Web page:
End of an Error

The 2011 athletics season is done and dusted, its in the books and I have to say I’m pretty glad to see the back of it, although the way I finished left me wishing it was just starting. I’m not going to dress it up, this year has been my toughest, most stressful time in sport. Performance wise it was one of my worst as a senior athlete. However, the season has ended very positively and after months of toil and torturous soul searching, I finally feel progress has been made and we can kick on from here.

I recently returned from a UKA camp inPortugal which was a sort of test for what will happen before the Paralympics next year. I have been to the training complex in Monte Gordo many times but we stayed in a different hotel, it was very plush and pretty much in the middle of nowhere. Sounds very nice I know but when you are away on a training camp you don’t really get a chance to enjoy your surroundings (although some athletes do try to), as long as I have decent food and a nice bed I’m happy. It was a very productive camp for me, I took my modified new throwing frame that Tharsus did a great job on, getting it ready the day before I flew. In training the frame made an instant difference and technically I improved every session. The last session was the best I’ve thrown in well over a year. The only negatives were that our room almost turned into a zoo with crickets, beetles and ants getting in because my room mate Danny kept opening the window. I got my own back on Danny by turning the heating up to full on the day I left, leaving him sweating in bed.

I returned in good spirits for the National Championships, I had one night at home with my lovely neglected fiancé then it was off to Nottingham for what should be a relatively painless journey. However the A1 was closed and seven hours later we arrived in Nottingham, I reckon we could’ve flown to Portugal then flown back into East Midlandsand got there quicker. All that travelling takes its toll but I still threw a seasons’ best 31.29m to become national champion yet again. I wanted more as always but I can’t grumble too much after going through a pretty torrid time most of this season. I had 5 throws over 30 metres and it was easily the best I’ve thrown in well over a year. I had two aims for this season which were to throw at least the same distance as my age and to beat the distance I threw in New Zealand at the world championships. I finally did that, the latter was by 4cm but progress is progress and we move on now.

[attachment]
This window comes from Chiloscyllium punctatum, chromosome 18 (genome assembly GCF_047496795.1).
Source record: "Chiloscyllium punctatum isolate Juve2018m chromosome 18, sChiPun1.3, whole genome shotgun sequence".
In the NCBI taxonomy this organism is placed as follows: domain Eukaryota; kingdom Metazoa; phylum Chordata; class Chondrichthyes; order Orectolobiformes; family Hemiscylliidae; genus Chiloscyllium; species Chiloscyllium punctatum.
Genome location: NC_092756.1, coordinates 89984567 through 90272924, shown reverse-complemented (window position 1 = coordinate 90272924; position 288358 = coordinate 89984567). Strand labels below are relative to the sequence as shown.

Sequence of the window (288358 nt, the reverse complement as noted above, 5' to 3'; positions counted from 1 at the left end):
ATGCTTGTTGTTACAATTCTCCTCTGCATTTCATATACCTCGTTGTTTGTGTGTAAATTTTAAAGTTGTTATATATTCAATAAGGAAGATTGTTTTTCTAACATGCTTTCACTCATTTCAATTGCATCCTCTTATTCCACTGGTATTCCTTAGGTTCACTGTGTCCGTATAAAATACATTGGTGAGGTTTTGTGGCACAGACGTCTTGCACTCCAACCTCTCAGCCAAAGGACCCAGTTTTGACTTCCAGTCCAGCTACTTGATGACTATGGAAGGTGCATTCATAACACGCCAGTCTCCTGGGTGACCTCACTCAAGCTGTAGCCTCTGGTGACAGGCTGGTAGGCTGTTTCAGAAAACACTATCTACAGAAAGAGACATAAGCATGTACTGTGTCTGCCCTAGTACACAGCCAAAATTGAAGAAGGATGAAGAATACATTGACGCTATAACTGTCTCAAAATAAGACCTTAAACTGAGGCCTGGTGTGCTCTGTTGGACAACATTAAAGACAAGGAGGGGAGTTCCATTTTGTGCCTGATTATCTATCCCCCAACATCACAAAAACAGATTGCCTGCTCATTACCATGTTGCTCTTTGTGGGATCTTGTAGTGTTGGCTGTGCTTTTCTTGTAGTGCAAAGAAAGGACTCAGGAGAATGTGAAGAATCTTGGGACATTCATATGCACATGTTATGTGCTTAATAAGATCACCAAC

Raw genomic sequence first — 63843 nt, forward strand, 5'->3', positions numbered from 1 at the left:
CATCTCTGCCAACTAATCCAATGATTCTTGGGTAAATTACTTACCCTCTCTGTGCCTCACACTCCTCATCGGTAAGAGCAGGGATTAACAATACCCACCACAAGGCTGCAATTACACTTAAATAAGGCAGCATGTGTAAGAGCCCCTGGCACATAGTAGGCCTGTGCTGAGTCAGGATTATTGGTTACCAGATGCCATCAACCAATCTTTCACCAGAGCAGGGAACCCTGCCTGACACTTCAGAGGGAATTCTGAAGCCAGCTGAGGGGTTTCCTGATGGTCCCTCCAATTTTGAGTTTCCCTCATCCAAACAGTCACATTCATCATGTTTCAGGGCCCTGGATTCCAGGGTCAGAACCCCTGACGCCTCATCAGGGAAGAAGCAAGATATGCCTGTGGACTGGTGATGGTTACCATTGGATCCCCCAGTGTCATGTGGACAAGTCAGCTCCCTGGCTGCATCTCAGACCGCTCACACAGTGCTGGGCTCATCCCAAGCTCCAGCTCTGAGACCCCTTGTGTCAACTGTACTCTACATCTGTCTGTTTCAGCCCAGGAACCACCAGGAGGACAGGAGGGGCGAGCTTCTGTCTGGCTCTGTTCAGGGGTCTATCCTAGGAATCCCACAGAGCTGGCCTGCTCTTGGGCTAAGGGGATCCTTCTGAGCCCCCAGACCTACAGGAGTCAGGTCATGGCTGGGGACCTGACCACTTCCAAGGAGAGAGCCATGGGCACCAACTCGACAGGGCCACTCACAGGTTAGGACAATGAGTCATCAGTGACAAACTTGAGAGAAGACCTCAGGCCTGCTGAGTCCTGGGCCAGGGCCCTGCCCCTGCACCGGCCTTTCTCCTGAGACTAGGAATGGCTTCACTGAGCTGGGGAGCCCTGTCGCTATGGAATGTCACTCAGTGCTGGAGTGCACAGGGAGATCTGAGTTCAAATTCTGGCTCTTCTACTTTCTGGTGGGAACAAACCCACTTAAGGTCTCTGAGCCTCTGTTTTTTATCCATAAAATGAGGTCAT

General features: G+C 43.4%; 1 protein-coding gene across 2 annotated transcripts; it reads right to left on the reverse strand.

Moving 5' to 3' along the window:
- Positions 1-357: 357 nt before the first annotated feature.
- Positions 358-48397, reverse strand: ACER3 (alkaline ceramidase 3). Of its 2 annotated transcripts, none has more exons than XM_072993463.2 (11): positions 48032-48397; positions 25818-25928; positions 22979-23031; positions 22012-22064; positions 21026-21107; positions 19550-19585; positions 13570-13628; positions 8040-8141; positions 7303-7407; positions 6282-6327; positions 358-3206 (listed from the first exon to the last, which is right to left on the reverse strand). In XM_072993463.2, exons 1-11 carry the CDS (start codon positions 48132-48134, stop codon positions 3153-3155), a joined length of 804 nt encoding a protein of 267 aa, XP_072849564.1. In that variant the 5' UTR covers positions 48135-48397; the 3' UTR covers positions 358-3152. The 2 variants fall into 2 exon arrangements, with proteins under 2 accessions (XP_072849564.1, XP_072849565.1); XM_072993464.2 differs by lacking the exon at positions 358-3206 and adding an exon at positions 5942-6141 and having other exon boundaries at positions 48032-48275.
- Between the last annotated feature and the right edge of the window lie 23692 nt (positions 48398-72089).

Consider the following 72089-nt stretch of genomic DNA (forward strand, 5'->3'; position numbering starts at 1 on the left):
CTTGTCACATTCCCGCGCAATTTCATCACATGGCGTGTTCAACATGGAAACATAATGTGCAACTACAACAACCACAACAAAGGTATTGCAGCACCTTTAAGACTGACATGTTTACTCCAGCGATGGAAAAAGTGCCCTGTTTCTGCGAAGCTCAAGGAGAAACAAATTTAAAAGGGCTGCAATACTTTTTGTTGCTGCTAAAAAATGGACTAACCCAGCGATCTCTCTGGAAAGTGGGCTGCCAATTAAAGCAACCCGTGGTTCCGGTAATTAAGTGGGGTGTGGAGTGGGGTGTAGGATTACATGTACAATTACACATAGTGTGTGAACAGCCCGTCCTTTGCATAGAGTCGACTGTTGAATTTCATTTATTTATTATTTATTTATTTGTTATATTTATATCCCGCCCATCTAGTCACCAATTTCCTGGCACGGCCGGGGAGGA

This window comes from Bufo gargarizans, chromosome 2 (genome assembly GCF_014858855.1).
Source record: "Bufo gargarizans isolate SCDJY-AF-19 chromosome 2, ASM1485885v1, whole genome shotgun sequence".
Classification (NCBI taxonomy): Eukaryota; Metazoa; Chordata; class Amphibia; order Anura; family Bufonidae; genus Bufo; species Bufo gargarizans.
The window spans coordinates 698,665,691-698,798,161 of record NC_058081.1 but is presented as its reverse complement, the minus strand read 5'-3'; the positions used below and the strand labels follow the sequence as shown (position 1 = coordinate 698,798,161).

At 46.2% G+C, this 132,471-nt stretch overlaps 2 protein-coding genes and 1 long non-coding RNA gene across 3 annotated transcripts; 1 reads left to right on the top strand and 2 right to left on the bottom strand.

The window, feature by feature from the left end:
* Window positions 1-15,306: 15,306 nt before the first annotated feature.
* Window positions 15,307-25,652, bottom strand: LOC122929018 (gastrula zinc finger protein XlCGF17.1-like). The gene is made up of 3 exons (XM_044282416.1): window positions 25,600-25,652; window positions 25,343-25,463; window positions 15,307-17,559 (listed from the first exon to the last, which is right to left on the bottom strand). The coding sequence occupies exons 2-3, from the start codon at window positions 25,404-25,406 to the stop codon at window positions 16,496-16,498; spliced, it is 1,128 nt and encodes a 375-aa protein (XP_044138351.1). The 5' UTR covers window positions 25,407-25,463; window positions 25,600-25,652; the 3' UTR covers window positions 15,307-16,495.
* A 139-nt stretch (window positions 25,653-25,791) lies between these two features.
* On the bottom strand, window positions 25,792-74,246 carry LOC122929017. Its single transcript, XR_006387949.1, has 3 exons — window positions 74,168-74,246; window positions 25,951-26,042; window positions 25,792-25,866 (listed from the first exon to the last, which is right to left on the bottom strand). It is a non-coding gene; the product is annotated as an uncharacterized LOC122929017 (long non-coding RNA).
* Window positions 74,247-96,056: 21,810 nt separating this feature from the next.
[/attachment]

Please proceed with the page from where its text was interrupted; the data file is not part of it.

I guess the biggest positive I can take from having such a bad season in my eyes is that I still came out of it with a bronze medal from the World Championships and being ranked 4th in the world (2nd in my own class). Performances this season hurt me deeply, particularly in Wigan and Cardiff where I threw my worst distances for 10 years. After that I was guilty of chasing competitions, hoping something would click and changing from my new frame to my old frame. I know that is a recipe for disaster, I’m so stubborn and single-minded though and I won’t give up, that goes against me sometimes. My coach has the patience of a saint, I am a nightmare to coach because I think I know so much, I have to be convinced to change any aspect of my training. That can be the sign of a good athlete, but I take it too far at times.

One thing I do know is that my coach is usually proved right. This year I have done hardly any work on my legs because of my hip being so sore, I was more concerned with protecting it than using it. I got away with it until about June when my performances dropped away dramatically. I was worried, I was training as hard as ever but just kept throwing rubbish, training was horrible as every session would be the same. My coach would say to me that I was turning into a ball because my legs were getting tighter and my shoulders rounder. I guess I turned into the kind of athlete I slate, who thinks by doing the same things they can improve. It took an embarrassing performance at the UKA Challenge at Stoke Manderville to change my mindset. I finally took a good hard look at myself and knew that what I was doing wasn’t good enough. I looked at my scrawny pigeon-like legs that could hard even lift my bum off a seat and thought if I can’t do this properly I might as well go and have the hip replacement and be done with it. I realised that my hip hurt whether I used it or not, so I might as well use it, and my right leg is still 100% so I need to get the most out of that.

After months of doom and gloom and wondering if my career might be over, feeling sorry for myself, I finally started listening to my coach. I started working with a person trainer – Gary Nash at the Unit gym – he is going to work one to one with me up toLondon, that’s something I haven’t had for nearly two years and will make a big difference. I stepped up my Pilates programme with my brilliant physio Penny – it’s a bit girly and seems like it should be dead easy but it is some of the hardest training I’ve ever done.

Right. I’ve gone on a bit in this post but needed to get stuff out. Speak to you when winter training starts in a few weeks.

Just a thought – Success and failure are like love and rejection, it’s the for the beholder to rejoice in or endure.